or drug use may intensify violent behavior, but it does
not cause battering. Men who batter typically make excuses
for their violence, claiming a loss of control due to alcohol/drug
use or extreme stress. Battering, however, does not represent
a loss of control, but a way of achieving it.
can she still care for someone who abuses her? Chances
are, the abuser is not always abusive. He may show remorse
for his violence after it happens and promise to change.
Your friend understandably hopes for such changes. Their
relationship probably involves good times, bad times,
and in-between times.
- If she wanted my help,
she’d ask for it. Your
friend may not feel comfortable confiding in you, feeling
you may not understand her situation. Talk to her about battering
in a general way. Tell her you’re concerned about women
who get abused and that you do not blame women for violence.
What You Can Do:
- Lend a listening ear. Tell
your friend that you care and are willing to listen. Don’t
force the issue, but allow her to confide in you at her
own pace. Never blame her for what is happening or underestimate
her fear of potential danger. Focus on supporting her right
to make her own decisions.
- Become Informed. Find
out all the facts you can about domestic violence. Call
the local program(s) in your area that assist victims of
domestic violence. Look for books about domestic violence
in your local library. Visit the Virginia Sexual & Domestic
Violence Action Alliance website at www.vsdvallliance.org and/or
call the Virginia Family Violence and Sexual Assault Hotline
at 1.800.838.8238 (v/tty) for more information.
her to community services. Gather
information about domestic violence programs in your area.
These programs offer safety, advocacy, support, legal information,
and other needed services. If your friend asks for advice
on what she should do, share the information you’ve
gathered with her privately. Let her know she is not alone
and people are available to help her. Encourage her to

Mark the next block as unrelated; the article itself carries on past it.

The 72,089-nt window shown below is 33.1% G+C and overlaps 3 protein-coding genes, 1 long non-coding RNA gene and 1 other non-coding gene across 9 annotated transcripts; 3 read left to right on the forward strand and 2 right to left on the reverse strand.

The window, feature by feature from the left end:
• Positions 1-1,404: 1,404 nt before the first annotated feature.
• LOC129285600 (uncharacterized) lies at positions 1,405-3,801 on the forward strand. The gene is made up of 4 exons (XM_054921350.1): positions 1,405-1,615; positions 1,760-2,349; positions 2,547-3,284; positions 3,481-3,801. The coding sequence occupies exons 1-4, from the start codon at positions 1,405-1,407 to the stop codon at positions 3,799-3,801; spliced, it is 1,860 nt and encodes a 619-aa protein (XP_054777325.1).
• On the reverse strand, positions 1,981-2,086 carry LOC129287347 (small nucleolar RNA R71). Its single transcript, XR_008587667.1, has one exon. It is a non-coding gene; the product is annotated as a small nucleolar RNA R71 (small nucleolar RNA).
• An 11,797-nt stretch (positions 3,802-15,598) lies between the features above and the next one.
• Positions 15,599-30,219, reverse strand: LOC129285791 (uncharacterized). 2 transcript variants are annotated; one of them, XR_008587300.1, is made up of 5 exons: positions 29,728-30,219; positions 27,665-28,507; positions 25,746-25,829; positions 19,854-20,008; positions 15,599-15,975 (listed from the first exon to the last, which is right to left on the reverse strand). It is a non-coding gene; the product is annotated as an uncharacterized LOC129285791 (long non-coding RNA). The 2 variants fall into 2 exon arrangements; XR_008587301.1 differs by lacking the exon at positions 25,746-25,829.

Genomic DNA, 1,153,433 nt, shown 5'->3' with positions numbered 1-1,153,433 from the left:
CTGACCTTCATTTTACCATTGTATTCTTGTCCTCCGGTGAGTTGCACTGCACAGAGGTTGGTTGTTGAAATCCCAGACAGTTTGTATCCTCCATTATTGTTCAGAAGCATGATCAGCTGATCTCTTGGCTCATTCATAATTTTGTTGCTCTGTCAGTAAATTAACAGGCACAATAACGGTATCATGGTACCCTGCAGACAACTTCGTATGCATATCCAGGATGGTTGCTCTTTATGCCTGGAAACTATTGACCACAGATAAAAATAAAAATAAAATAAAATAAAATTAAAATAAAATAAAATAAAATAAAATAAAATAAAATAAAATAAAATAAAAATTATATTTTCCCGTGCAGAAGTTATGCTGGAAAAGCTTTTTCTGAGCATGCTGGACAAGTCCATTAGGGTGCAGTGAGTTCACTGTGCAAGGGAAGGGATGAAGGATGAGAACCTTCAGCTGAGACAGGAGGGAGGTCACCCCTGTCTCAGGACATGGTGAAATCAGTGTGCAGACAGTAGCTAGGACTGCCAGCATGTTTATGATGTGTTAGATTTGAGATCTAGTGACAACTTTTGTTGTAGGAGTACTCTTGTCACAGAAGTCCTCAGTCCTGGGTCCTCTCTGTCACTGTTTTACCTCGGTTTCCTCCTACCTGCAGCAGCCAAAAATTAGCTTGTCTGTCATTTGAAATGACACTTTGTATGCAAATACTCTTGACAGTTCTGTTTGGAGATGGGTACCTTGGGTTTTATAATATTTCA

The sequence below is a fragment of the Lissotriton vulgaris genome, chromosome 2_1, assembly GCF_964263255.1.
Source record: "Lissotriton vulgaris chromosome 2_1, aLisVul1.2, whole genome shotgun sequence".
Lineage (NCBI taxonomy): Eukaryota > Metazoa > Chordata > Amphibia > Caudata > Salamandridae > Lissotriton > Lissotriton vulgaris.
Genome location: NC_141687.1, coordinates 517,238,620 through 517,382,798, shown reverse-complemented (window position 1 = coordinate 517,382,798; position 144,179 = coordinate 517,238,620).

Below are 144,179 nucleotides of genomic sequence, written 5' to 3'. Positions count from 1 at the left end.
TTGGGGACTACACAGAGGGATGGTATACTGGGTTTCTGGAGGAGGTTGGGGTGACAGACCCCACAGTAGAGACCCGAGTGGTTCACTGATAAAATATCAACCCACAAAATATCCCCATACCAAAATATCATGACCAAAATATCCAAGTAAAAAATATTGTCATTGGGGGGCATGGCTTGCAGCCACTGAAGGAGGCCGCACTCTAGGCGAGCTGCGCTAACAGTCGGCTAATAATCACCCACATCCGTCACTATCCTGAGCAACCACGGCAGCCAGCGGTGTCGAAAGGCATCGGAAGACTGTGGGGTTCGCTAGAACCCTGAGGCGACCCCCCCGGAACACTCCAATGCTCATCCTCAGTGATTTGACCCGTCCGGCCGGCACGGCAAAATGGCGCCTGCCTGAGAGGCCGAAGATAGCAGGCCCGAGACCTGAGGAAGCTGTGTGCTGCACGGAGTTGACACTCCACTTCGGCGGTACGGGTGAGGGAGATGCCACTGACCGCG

seek the assistance of domestic violence advocates. Assure
her that they will keep information about her confidential.
Many battered women first seek the advice of marriage counselors,
psychiatrists or members of the clergy. Not all helping
professionals, however, are fully aware of the special
circumstances of domestic violence. If the first person
she contacts is not helpful, encourage her to look elsewhere.
on her strengths. Battered women
live with emotional as well as physical abuse. Your friend
is probably continually told by the abuser that she is
a bad woman, a bad wife, or a bad mother. She may believe
she can’t do anything right and that there really
is something wrong with her. Give her emotional support
to believe she is a good person. Help her examine her strengths
and skills. Emphasize that she deserves a life that is
free from violence.
- If she decides
to leave. Help
your friend make a plan to be safe. She may want to
call a local domestic violence hotline. Domestic violence
programs can help her look at her options and make a plan
to be as safe as possible. Battered women usually face
the greatest risk when they try to leave their abusive
relationships. If the batterer feels he has lost control,
he may become very dangerous.
- Help her find
a safe place. If
your friend decides to leave, a domestic violence shelter
may be the safest place to go. Unfortunately shelters sometimes
have enough room for all the women and children who need
their help. Your friend may need to rely on family and
friends for temporary housing.
* This document focuses on violence against women in
heterosexual relationships, but violence can occur in any
relationship, including gay and lesbian relationships.
** This material uses the term “friend,” but
the information provided is also useful to family members,
neighbors and coworkers of battered women.
This document has been adapted
several times by several organizations and originated with: “Helping
The Battered Woman, A Guide For Family And Friends,” a
1989 publication of the National Woman Abuse Prevention Project.